Instructor: Mark Shepard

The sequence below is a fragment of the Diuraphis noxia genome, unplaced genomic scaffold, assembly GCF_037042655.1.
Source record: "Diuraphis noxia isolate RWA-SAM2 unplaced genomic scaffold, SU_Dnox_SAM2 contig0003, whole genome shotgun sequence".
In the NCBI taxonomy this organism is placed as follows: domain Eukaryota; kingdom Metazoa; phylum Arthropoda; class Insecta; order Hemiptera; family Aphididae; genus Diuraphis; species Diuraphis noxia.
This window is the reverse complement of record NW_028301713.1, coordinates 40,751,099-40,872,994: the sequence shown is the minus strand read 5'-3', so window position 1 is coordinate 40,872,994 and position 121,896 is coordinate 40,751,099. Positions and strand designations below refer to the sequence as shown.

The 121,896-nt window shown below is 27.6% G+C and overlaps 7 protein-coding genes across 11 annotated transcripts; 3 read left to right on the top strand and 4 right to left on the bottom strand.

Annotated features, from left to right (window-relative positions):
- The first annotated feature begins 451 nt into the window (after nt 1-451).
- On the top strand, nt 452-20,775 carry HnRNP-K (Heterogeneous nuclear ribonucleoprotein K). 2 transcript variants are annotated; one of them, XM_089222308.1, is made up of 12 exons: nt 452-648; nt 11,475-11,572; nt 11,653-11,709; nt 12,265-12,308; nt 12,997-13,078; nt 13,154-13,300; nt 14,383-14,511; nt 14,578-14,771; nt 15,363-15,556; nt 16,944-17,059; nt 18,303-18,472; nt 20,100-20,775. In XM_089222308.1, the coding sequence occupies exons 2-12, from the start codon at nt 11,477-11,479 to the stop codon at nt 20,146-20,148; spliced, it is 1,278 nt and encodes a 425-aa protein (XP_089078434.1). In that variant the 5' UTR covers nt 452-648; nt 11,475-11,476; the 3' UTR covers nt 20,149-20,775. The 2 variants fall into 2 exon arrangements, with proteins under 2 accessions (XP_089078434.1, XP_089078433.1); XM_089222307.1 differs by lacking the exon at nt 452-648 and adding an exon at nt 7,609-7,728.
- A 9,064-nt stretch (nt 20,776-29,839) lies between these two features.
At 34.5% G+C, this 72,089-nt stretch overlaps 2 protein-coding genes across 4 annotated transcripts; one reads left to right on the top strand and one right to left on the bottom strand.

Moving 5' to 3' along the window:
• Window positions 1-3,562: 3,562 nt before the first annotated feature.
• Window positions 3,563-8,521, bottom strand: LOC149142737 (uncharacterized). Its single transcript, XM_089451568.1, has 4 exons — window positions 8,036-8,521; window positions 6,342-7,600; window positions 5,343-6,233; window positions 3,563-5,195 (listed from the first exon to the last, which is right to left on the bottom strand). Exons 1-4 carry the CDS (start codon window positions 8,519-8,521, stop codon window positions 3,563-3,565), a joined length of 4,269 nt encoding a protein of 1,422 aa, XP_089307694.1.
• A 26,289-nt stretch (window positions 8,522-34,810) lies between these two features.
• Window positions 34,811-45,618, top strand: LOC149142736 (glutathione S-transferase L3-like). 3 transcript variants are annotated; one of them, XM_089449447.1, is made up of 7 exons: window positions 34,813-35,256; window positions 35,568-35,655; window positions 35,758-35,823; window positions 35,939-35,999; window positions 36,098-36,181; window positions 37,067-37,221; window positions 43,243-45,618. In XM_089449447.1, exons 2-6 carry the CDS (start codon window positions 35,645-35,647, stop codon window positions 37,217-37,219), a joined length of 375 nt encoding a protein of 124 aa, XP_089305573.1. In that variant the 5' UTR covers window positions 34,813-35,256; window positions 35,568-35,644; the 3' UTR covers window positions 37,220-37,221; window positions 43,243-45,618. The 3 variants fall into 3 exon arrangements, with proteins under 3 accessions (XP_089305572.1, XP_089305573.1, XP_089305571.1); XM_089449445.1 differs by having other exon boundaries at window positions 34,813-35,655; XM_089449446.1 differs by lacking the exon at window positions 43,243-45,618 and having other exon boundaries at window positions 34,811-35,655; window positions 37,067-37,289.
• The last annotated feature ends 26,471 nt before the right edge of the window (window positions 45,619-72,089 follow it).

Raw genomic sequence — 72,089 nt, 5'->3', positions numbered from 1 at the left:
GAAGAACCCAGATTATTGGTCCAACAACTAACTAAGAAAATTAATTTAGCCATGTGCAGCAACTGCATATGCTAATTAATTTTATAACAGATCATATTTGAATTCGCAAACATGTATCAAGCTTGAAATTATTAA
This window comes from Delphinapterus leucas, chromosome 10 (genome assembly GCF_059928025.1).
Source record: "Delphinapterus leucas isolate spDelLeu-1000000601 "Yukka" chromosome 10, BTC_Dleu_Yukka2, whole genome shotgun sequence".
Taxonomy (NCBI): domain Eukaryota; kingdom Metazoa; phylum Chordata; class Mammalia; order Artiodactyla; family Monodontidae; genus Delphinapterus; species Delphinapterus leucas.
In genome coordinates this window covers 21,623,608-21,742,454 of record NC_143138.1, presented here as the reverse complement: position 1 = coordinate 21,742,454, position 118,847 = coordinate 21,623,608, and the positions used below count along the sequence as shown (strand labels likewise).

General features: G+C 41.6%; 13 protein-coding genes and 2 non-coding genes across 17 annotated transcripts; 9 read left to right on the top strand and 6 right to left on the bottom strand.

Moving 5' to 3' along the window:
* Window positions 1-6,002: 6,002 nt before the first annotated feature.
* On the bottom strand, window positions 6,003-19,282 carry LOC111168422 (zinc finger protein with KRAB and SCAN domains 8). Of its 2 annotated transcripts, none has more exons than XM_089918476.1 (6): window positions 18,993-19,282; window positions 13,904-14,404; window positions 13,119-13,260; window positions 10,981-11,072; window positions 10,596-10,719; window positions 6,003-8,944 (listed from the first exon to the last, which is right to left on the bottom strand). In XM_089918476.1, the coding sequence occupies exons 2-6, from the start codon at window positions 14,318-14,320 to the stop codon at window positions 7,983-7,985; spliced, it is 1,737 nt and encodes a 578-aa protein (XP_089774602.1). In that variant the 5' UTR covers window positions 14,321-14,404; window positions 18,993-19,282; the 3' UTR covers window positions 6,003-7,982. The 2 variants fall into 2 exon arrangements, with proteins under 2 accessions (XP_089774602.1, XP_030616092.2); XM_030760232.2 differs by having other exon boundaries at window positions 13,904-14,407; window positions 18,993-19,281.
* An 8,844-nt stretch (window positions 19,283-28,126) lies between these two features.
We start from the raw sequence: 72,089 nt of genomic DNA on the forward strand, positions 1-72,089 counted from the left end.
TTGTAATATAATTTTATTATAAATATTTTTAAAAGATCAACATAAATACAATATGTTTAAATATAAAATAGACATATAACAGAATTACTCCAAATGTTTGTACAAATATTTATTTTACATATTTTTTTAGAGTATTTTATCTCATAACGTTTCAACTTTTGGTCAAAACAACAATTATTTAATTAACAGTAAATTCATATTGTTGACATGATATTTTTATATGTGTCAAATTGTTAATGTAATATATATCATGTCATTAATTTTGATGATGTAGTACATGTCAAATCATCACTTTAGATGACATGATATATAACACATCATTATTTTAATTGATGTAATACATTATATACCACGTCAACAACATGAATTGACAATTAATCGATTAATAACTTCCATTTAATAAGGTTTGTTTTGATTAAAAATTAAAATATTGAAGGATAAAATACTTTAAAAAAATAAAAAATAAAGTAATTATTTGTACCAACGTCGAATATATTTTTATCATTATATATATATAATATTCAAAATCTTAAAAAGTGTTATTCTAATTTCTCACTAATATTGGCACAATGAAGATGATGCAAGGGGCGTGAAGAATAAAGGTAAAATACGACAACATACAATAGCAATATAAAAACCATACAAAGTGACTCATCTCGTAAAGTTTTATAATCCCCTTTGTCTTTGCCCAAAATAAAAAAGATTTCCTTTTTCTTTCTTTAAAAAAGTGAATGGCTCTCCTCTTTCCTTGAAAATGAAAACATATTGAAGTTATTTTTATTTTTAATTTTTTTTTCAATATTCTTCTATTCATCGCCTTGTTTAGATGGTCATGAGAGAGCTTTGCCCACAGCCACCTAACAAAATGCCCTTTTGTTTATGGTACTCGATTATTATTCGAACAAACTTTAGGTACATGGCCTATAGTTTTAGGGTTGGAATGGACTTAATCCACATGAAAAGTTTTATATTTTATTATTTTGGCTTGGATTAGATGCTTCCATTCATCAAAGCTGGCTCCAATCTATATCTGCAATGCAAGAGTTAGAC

In the drive toward an ever more optimal, efficient and sustainable urban environments, notions of algorithmic governance increasingly appear in discourse on smart cities and intelligent urbanism. Machine learning systems and their attendant extractive data practices are frequently cited both for their potential to make cities better places to live and their tendency to do harm by further exacerbating existing social and environmental injustice. Some champion the application of machine learning to environmental monitoring and traffic control, for instance, whereby threats to (and inconveniences of) urban life can be better anticipated and managed. Others point to the emergence of an urban-scale data determinism at work in forms of anticipatory governance such as predictive policing, whereby discriminatory algorithms calculate crime risk scores for different urban areas in order to optimize the allocation of law enforcement resources. This seminar will survey forms of algorithmic governance and the various kinds of bias embedded within so-called smart urban systems and infrastructure. Through a series of readings, case studies, presentations and discussions, students will develop critical positions vis-à-vis the deployment of contemporary technologies within urban environments and their corresponding impact on urban life.